“Ru-dy! Ru-dy!” It’s been more than 25 years since Sean Astin’s Rudy Ruettiger was carried off the field at Notre Dame Stadium, but the actor still gets emotional while rewatching the film.
“My wife [Christine Harrell] was on the sideline,” Astin, 49, recalls exclusively to Us Weekly. “I looked at her before the big final snap. That and the sound of the crowd are my enduring memory. That and the extraordinary accomplishment of this small crew. And I was happy for Rudy. When I watch the movie, it’s Jon Favreau’s cry that chokes me up.”
Favreau played D-Bob in the 1993 drama, Rudy’s best friend. In the final scene, D-Bob (“He’s so little!”) tears up in the stands while Rudy joins the Fighting Irish.
The biographical movie, directed by David Anspaugh, is an account of Daniel Ruettiger’s early life playing college football at the University of Notre Dame. Although he didn’t make first string, underdog Ruettiger became an inspiration for his perseverance and dedication to the sport. And on November 8, 1975 — with 27 seconds left on the clock — coach Dan Davine put walk-on Ruettiger in for the last play of the game. He tackled Georgia Tech quarterback Rudy Allen and then lifted onto the shoulders of his teammates to celebrate the victory.
Astin called his audition for the part “nerve-racking.”
“I knew I had the part. The question was, would I blow it in the room? It was close,” he adds. “They put me through a short but intense training experience, first in L.A. then at the Notre Dame facility. For the first half of filming, I was strong. By the end, as winter set in … not so much. My football skills are awesome for the street in front of my house in Westwood. On the actual field … not so much.”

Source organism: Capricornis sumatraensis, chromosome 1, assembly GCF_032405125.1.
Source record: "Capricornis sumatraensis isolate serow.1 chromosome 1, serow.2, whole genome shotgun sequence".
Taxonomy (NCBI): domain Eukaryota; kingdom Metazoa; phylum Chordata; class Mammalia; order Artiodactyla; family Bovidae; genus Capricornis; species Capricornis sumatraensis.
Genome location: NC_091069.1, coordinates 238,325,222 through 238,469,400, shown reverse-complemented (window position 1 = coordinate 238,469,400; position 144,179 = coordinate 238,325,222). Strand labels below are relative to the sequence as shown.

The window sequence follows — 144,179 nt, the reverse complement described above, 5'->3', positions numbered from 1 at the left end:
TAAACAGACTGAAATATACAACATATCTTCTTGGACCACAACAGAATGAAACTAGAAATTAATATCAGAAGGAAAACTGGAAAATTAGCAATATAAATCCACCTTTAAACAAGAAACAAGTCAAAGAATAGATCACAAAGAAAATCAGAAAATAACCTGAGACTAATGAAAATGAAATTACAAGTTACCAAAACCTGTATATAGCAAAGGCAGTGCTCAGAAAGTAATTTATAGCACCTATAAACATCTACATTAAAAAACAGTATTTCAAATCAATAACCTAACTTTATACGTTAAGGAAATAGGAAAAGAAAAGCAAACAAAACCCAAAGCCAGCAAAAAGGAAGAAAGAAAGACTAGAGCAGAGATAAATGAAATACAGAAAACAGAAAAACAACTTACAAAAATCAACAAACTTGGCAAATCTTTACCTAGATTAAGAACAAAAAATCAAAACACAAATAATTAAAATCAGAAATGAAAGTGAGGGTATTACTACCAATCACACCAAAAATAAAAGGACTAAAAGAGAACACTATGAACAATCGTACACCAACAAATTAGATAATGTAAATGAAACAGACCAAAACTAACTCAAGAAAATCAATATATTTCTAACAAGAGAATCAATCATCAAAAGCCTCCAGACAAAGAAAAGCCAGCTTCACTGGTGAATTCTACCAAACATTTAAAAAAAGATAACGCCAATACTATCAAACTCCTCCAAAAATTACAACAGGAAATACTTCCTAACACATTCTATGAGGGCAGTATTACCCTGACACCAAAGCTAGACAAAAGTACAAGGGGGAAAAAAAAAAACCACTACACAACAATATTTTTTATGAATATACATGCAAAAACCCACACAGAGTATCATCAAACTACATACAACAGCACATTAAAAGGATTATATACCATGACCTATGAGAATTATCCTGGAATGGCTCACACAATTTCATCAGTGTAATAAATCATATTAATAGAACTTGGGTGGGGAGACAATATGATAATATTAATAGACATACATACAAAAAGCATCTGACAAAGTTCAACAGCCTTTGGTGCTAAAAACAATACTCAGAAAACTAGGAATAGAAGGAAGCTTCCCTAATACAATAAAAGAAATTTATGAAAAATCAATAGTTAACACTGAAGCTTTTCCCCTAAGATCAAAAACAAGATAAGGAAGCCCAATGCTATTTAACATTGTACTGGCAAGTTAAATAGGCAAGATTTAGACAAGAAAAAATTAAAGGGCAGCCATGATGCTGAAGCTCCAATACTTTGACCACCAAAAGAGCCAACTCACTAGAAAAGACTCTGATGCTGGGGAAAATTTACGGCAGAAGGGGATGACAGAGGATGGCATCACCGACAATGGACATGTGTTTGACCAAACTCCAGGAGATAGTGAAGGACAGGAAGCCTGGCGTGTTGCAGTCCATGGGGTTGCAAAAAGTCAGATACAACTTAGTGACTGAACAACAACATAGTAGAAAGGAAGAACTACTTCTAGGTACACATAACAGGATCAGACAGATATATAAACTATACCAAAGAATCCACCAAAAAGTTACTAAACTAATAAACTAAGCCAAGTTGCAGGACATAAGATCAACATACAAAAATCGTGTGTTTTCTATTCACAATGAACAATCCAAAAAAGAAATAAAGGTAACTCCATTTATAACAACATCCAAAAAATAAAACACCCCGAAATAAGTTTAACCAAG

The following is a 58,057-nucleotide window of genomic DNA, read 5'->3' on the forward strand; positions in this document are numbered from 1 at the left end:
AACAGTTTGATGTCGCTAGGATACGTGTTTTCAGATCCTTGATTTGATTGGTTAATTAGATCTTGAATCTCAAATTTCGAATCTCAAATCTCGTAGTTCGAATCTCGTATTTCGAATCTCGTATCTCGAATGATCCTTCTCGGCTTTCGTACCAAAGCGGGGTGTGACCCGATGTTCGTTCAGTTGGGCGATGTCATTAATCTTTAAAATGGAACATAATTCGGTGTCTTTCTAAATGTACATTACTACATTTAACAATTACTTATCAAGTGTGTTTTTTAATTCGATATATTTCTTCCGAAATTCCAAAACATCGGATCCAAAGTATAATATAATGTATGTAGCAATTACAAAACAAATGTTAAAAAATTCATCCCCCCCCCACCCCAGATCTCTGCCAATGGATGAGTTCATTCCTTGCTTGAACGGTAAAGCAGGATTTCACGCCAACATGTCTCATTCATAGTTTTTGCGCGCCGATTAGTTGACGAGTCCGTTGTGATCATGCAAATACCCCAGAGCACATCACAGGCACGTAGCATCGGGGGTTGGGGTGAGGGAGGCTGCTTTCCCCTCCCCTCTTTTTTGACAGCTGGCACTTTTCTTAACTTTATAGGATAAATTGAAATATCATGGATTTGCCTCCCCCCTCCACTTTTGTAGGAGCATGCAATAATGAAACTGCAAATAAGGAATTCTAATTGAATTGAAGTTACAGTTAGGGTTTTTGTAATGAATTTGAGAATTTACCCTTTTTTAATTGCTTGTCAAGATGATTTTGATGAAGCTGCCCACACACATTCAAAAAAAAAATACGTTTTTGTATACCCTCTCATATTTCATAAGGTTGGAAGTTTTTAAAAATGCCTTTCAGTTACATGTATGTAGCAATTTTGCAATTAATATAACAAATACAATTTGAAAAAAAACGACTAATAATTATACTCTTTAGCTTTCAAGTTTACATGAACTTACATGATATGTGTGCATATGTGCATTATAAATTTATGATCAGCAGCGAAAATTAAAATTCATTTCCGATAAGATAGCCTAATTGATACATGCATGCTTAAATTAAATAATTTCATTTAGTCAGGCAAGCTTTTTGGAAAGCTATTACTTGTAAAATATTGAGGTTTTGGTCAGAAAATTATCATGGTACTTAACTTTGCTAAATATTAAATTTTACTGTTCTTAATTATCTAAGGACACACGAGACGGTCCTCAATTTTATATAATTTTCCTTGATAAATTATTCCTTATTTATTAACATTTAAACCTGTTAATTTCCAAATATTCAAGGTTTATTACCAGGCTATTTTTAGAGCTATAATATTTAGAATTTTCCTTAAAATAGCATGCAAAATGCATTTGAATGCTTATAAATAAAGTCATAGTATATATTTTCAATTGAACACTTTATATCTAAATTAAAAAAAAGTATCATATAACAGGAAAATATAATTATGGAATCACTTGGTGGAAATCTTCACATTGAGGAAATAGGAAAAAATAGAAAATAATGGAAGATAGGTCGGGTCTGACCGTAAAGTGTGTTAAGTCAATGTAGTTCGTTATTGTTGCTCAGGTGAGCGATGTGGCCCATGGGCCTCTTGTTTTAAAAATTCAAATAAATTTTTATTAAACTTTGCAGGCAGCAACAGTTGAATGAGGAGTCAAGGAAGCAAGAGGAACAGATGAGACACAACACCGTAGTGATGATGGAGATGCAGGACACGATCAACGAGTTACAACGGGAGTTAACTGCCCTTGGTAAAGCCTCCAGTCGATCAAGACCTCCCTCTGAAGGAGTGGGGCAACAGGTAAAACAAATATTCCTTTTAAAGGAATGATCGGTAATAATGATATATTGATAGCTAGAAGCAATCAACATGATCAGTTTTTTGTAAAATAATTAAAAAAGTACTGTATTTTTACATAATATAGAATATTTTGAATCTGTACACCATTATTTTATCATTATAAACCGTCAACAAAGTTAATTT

While Astin got to work on-camera, Ruettiger visited the set while filming. “Rudy was the living heartbeat of the film. He was always on hand when needed,” Astin tells Us. “It was amazing to be looking at someone who your performance will be their indelible memory for so many. He was gracious and excited the whole time.”
Rudy is packed with several emotional scenes — notably when the players request to give up their spots in order for No. 45 to play. “I’m a father of three daughters. I cry at everything,” the Goonies star says while recalling the moment. “That scene … so many scenes with Rudy’s dad and the players … it’s Jerry Goldsmith’s score. That music makes me cry throughout.”
Another tearful moment for viewers is when Rudy is finally admitted to Notre Dame after two years at Holy Cross and three rejections. “Getting the acceptance letter was a strain, that ended in victory,” Astin says, noting that it was one of the more difficult scenes to do. But as for his favorite? “I also liked the D-Bob scenes. We had fun doing those.”
Astin and Favreau starred alongside Vince Vaughn, Charles S. Dutton, Ned Beatty and Lili Taylor. Favreau has since directed and produced multiple box office hits, including films in the Marvel franchise and The Lion King remake, while Vaughn has had success with films such as Wedding Crashers, Anchorman and The Break-Up, which Favreau also appeared in.
“I’ve seen those two a few times over the years,” Astin says. “They were both focused and driven at the time, but in a cool way. It is no surprise that they have dominated the Hollywood landscape. Impressive as hell.”
The same can be said for Rudy, which continues to be a sport classic after more than two decades. And it seems Astin has carried Rudy’s selflessness off the field too.
“I had the jacket,” he says of what he kept from set. “But gave it to a pre-school fundraiser in the late 90s.”
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